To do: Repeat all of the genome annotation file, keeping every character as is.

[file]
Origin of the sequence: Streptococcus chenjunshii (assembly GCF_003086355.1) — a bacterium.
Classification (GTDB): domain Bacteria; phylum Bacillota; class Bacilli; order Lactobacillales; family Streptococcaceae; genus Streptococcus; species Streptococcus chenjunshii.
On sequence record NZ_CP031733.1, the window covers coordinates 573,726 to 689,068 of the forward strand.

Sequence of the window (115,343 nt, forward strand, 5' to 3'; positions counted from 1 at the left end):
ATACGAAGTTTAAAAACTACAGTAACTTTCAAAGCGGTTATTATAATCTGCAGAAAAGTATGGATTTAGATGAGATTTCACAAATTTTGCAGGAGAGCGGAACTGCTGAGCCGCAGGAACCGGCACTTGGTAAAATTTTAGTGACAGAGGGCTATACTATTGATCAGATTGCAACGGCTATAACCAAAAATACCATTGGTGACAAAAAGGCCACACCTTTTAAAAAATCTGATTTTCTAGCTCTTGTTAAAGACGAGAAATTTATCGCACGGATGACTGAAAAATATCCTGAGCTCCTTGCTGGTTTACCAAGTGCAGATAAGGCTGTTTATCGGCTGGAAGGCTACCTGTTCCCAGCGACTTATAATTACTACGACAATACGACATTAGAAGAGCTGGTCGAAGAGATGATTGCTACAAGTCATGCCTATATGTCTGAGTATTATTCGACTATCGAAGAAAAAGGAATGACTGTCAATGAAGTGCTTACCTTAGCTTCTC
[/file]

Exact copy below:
Origin of the sequence: Streptococcus chenjunshii (assembly GCF_003086355.1) — a bacterium.
Classification (GTDB): domain Bacteria; phylum Bacillota; class Bacilli; order Lactobacillales; family Streptococcaceae; genus Streptococcus; species Streptococcus chenjunshii.
On sequence record NZ_CP031733.1, the window covers coordinates 573,726 to 689,068 of the forward strand.

Sequence of the window (115,343 nt, forward strand, 5' to 3'; positions counted from 1 at the left end):
ATACGAAGTTTAAAAACTACAGTAACTTTCAAAGCGGTTATTATAATCTGCAGAAAAGTATGGATTTAGATGAGATTTCACAAATTTTGCAGGAGAGCGGAACTGCTGAGCCGCAGGAACCGGCACTTGGTAAAATTTTAGTGACAGAGGGCTATACTATTGATCAGATTGCAACGGCTATAACCAAAAATACCATTGGTGACAAAAAGGCCACACCTTTTAAAAAATCTGATTTTCTAGCTCTTGTTAAAGACGAGAAATTTATCGCACGGATGACTGAAAAATATCCTGAGCTCCTTGCTGGTTTACCAAGTGCAGATAAGGCTGTTTATCGGCTGGAAGGCTACCTGTTCCCAGCGACTTATAATTACTACGACAATACGACATTAGAAGAGCTGGTCGAAGAGATGATTGCTACAAGTCATGCCTATATGTCTGAGTATTATTCGACTATCGAAGAAAAAGGAATGACTGTCAATGAAGTGCTTACCTTAGCTTCTC